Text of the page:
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Unconditional surrender : U.S. Grant and the Civil War

by Marrin, Albert.

Format: Print Book 1994
Availability: Available at 4 Libraries 4 of 4 copies
Available (4)
Location Collection Call #
CLP - Squirrel Hill Children's Non-Fiction Collection j E672 .M3 1994
Location  CLP - Squirrel Hill
Collection  Children's Non-Fiction Collection
Call Number  j E672 .M3 1994
Mt. Lebanon Public Library Children's Non-Fiction j 92G GRANT Mar
Location  Mt. Lebanon Public Library
Collection  Children's Non-Fiction
Call Number  j 92G GRANT Mar
Pleasant Hills Public Library Juvenile JUV 973.7 M35
Location  Pleasant Hills Public Library
Collection  Juvenile
Call Number  JUV 973.7 M35
Sewickley Public Library Juvenile Nonfiction J 973.73 MAR 1994
Location  Sewickley Public Library
Collection  Juvenile Nonfiction
Call Number  J 973.73 MAR 1994
When the small, stoop-shouldered man in a rumpled uniform and scuffed boots, accompanied by a thirteen-year-old boy, asked for a room at Willard's Hotel in Washington, D.C., he was offered a small room on the top floor. But when the clerk saw the man's signature, suddenly a suite was found for him. The man was Ulysses S. Grant, and President Lincoln recently had appointed him commander in chief of the Union forces. Noted historian Albert Marrin tells how this reluctant soldier became the leader who was able to bring final victory to the Union after years of bloody, wrenching civil war. Along the way he describes how soldiers lived in army camps: their food, their recreation, their thoughts, taken from diaries and letters home, and brings to the reader the experience of war: the fear, the deadly mistakes, the early medical services to the wounded, and always the heroism. Dr. Marrin re-creates the battles of Grant's campaigns and puts them in historical perspective. He makes it clear to his readers why both Abraham Lincoln and the ordinary Yankee soldier were willing to trust the outcome of the war and the future of the country to this unlikely hero.
Published Reviews
Booklist Review: "Gr. 6-12. Part history, part biography, this is a fine study of Grant and his pivotal role in the Civil War. Marrin points out the many ironies of Grant's life: educated at West Point and a soldier by trade, he hated war; he seemed a failure until the war drew him from obscurity and brought his best qualities into prominence; repelled by the sight of blood since childhood, he led forces into the Battle of Shiloh, still remembered as a bloodbath; the leader of the Union army and a man who had freed his slaves, he once said he was not an abolitionist or even antislavery; anything but a politician, he became president of the U.S. Using these paradoxes to explore who Grant was and how he shaped events, Marrin creates a detailed and lively picture of the man and those who fought under him throughout the war. Well researched and vividly written, the book includes many quotations as well as photographs from the period. Source notes and a bibliography round out this very readable biography. ~--Carolyn Phelan"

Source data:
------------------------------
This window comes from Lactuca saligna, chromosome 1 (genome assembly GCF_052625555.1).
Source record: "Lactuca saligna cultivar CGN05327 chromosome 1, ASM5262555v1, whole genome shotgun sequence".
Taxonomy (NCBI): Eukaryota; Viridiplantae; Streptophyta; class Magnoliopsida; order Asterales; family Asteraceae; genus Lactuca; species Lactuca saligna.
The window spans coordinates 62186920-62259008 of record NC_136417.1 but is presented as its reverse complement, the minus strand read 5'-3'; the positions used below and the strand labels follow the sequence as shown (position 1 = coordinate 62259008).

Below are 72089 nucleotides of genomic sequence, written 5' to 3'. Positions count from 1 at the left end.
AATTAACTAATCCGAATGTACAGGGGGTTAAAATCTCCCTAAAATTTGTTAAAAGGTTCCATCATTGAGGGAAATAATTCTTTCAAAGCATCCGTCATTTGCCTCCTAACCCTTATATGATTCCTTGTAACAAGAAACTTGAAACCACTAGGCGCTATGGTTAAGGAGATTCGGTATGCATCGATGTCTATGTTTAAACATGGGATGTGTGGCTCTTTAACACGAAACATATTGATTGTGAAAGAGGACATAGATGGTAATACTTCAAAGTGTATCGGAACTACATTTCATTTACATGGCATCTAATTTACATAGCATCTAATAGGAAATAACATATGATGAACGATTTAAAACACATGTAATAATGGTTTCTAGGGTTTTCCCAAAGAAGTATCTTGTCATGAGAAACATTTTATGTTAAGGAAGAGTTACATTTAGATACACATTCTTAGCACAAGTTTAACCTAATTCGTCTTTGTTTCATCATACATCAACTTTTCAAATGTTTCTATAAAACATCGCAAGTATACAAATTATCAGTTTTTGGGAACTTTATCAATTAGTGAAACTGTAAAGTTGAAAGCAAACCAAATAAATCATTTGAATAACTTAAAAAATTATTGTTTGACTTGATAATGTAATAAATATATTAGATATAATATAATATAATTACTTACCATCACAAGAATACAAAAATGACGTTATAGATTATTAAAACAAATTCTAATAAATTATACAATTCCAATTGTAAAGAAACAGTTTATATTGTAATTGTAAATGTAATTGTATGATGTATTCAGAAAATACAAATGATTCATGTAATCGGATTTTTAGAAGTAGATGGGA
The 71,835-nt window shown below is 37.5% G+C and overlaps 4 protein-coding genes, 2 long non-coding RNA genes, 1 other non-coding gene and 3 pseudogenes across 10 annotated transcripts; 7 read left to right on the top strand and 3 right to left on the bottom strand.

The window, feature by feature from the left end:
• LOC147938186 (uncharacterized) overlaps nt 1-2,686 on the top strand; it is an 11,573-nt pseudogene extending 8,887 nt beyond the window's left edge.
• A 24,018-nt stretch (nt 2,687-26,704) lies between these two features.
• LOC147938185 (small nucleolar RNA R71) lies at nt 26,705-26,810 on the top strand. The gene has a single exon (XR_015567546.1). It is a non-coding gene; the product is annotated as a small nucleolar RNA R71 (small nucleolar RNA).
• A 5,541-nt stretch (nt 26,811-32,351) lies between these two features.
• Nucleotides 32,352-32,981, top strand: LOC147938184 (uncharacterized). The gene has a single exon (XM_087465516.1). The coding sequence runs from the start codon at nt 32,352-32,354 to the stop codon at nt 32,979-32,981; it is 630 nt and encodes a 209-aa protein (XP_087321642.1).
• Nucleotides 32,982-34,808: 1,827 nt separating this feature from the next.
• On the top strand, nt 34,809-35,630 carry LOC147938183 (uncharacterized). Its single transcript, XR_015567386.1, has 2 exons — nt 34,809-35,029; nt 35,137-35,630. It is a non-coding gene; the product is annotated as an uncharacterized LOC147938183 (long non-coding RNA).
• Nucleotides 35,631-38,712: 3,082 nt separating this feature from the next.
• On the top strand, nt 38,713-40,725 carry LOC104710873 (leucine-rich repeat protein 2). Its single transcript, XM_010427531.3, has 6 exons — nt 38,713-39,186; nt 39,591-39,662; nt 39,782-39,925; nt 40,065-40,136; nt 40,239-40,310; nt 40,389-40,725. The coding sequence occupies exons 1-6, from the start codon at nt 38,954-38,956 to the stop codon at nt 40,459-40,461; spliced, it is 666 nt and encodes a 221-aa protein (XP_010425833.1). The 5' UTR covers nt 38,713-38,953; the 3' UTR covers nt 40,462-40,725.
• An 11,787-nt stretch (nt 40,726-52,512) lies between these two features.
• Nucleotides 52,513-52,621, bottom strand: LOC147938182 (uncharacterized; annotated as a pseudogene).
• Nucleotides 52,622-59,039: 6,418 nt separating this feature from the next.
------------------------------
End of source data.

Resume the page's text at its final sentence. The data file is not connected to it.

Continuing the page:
From Booklist, Copyright (c) American Library Association. Used with permission.
Additional Information
Subjects Grant, Ulysses S. -- (Ulysses Simpson), -- 1822-1885.
United States -- History -- Civil War, 1861-1865.
Publisher New York : Toronto : New York :Atheneum ;1994
Maxwell Macmillan Canada ;
Maxwell Macmillan International,
Edition 1st ed.
Language English
Description 200 pages : illustrations, maps ; 27 cm
Bibliography Notes Includes bibliographical references (pages 194-196) and index.
ISBN 0689318375 :
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